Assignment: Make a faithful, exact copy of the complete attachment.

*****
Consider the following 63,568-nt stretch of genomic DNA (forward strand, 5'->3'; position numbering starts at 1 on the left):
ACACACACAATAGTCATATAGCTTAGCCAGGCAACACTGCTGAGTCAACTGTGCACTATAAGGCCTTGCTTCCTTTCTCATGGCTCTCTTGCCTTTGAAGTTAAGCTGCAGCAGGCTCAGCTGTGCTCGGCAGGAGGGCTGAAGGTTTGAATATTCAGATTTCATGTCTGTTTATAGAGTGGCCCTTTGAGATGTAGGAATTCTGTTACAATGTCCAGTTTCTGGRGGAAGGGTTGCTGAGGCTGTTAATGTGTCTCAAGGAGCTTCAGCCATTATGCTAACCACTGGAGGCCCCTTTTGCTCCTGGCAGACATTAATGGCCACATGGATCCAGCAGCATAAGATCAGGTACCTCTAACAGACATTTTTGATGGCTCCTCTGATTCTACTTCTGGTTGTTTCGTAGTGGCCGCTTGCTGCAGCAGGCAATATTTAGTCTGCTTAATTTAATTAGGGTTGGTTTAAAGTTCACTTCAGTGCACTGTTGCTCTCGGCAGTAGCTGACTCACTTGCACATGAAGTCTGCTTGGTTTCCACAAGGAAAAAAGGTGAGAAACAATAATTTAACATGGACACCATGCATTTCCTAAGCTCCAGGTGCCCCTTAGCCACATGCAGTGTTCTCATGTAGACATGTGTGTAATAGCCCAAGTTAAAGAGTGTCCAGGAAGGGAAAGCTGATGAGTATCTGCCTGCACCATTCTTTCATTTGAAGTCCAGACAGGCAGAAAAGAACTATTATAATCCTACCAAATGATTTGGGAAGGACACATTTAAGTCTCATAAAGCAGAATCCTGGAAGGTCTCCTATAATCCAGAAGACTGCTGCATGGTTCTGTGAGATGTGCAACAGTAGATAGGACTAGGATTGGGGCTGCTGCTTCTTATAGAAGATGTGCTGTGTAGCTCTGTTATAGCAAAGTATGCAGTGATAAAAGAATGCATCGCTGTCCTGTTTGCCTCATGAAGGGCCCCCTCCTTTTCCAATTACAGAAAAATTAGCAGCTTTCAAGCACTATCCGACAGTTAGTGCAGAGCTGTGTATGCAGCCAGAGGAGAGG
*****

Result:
Consider the following 63,568-nt stretch of genomic DNA (forward strand, 5'->3'; position numbering starts at 1 on the left):
ACACACACAATAGTCATATAGCTTAGCCAGGCAACACTGCTGAGTCAACTGTGCACTATAAGGCCTTGCTTCCTTTCTCATGGCTCTCTTGCCTTTGAAGTTAAGCTGCAGCAGGCTCAGCTGTGCTCGGCAGGAGGGCTGAAGGTTTGAATATTCAGATTTCATGTCTGTTTATAGAGTGGCCCTTTGAGATGTAGGAATTCTGTTACAATGTCCAGTTTCTGGRGGAAGGGTTGCTGAGGCTGTTAATGTGTCTCAAGGAGCTTCAGCCATTATGCTAACCACTGGAGGCCCCTTTTGCTCCTGGCAGACATTAATGGCCACATGGATCCAGCAGCATAAGATCAGGTACCTCTAACAGACATTTTTGATGGCTCCTCTGATTCTACTTCTGGTTGTTTCGTAGTGGCCGCTTGCTGCAGCAGGCAATATTTAGTCTGCTTAATTTAATTAGGGTTGGTTTAAAGTTCACTTCAGTGCACTGTTGCTCTCGGCAGTAGCTGACTCACTTGCACATGAAGTCTGCTTGGTTTCCACAAGGAAAAAAGGTGAGAAACAATAATTTAACATGGACACCATGCATTTCCTAAGCTCCAGGTGCCCCTTAGCCACATGCAGTGTTCTCATGTAGACATGTGTGTAATAGCCCAAGTTAAAGAGTGTCCAGGAAGGGAAAGCTGATGAGTATCTGCCTGCACCATTCTTTCATTTGAAGTCCAGACAGGCAGAAAAGAACTATTATAATCCTACCAAATGATTTGGGAAGGACACATTTAAGTCTCATAAAGCAGAATCCTGGAAGGTCTCCTATAATCCAGAAGACTGCTGCATGGTTCTGTGAGATGTGCAACAGTAGATAGGACTAGGATTGGGGCTGCTGCTTCTTATAGAAGATGTGCTGTGTAGCTCTGTTATAGCAAAGTATGCAGTGATAAAAGAATGCATCGCTGTCCTGTTTGCCTCATGAAGGGCCCCCTCCTTTTCCAATTACAGAAAAATTAGCAGCTTTCAAGCACTATCCGACAGTTAGTGCAGAGCTGTGTATGCAGCCAGAGGAGAGG